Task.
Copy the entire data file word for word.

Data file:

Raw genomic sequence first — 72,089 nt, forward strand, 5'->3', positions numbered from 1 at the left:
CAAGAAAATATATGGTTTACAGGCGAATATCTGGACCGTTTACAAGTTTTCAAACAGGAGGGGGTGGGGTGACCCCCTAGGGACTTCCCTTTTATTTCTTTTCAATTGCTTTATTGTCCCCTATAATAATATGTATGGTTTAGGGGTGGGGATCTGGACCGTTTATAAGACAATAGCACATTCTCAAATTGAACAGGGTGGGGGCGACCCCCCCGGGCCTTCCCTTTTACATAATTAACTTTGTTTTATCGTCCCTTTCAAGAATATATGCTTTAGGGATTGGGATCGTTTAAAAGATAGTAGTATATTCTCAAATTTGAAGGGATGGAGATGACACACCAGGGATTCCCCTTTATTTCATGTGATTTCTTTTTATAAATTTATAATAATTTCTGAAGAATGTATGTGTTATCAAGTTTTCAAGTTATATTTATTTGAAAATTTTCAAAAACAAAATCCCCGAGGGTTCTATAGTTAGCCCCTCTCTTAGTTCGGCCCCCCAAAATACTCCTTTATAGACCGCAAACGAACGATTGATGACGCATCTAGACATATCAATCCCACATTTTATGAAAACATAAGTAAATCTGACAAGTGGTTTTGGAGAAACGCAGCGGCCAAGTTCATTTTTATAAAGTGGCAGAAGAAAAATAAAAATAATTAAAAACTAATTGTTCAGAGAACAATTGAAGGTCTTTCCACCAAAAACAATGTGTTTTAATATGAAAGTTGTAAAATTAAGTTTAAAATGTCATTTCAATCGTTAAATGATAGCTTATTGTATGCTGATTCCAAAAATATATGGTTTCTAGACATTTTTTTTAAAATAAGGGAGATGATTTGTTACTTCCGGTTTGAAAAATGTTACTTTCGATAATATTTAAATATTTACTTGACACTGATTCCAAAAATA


Raw genomic sequence first — 72,089 nt, forward strand, 5'->3', positions numbered from 1 at the left:
CAAGAAAATATATGGTTTACAGGCGAATATCTGGACCGTTTACAAGTTTTCAAACAGGAGGGGGTGGGGTGACCCCCTAGGGACTTCCCTTTTATTTCTTTTCAATTGCTTTATTGTCCCCTATAATAATATGTATGGTTTAGGGGTGGGGATCTGGACCGTTTATAAGACAATAGCACATTCTCAAATTGAACAGGGTGGGGGCGACCCCCCCGGGCCTTCCCTTTTACATAATTAACTTTGTTTTATCGTCCCTTTCAAGAATATATGCTTTAGGGATTGGGATCGTTTAAAAGATAGTAGTATATTCTCAAATTTGAAGGGATGGAGATGACACACCAGGGATTCCCCTTTATTTCATGTGATTTCTTTTTATAAATTTATAATAATTTCTGAAGAATGTATGTGTTATCAAGTTTTCAAGTTATATTTATTTGAAAATTTTCAAAAACAAAATCCCCGAGGGTTCTATAGTTAGCCCCTCTCTTAGTTCGGCCCCCCAAAATACTCCTTTATAGACCGCAAACGAACGATTGATGACGCATCTAGACATATCAATCCCACATTTTATGAAAACATAAGTAAATCTGACAAGTGGTTTTGGAGAAACGCAGCGGCCAAGTTCATTTTTATAAAGTGGCAGAAGAAAAATAAAAATAATTAAAAACTAATTGTTCAGAGAACAATTGAAGGTCTTTCCACCAAAAACAATGTGTTTTAATATGAAAGTTGTAAAATTAAGTTTAAAATGTCATTTCAATCGTTAAATGATAGCTTATTGTATGCTGATTCCAAAAATATATGGTTTCTAGACATTTTTTTTAAAATAAGGGAGATGATTTGTTACTTCCGGTTTGAAAAATGTTACTTTCGATAATATTTAAATATTTACTTGACACTGATTCCAAAAATA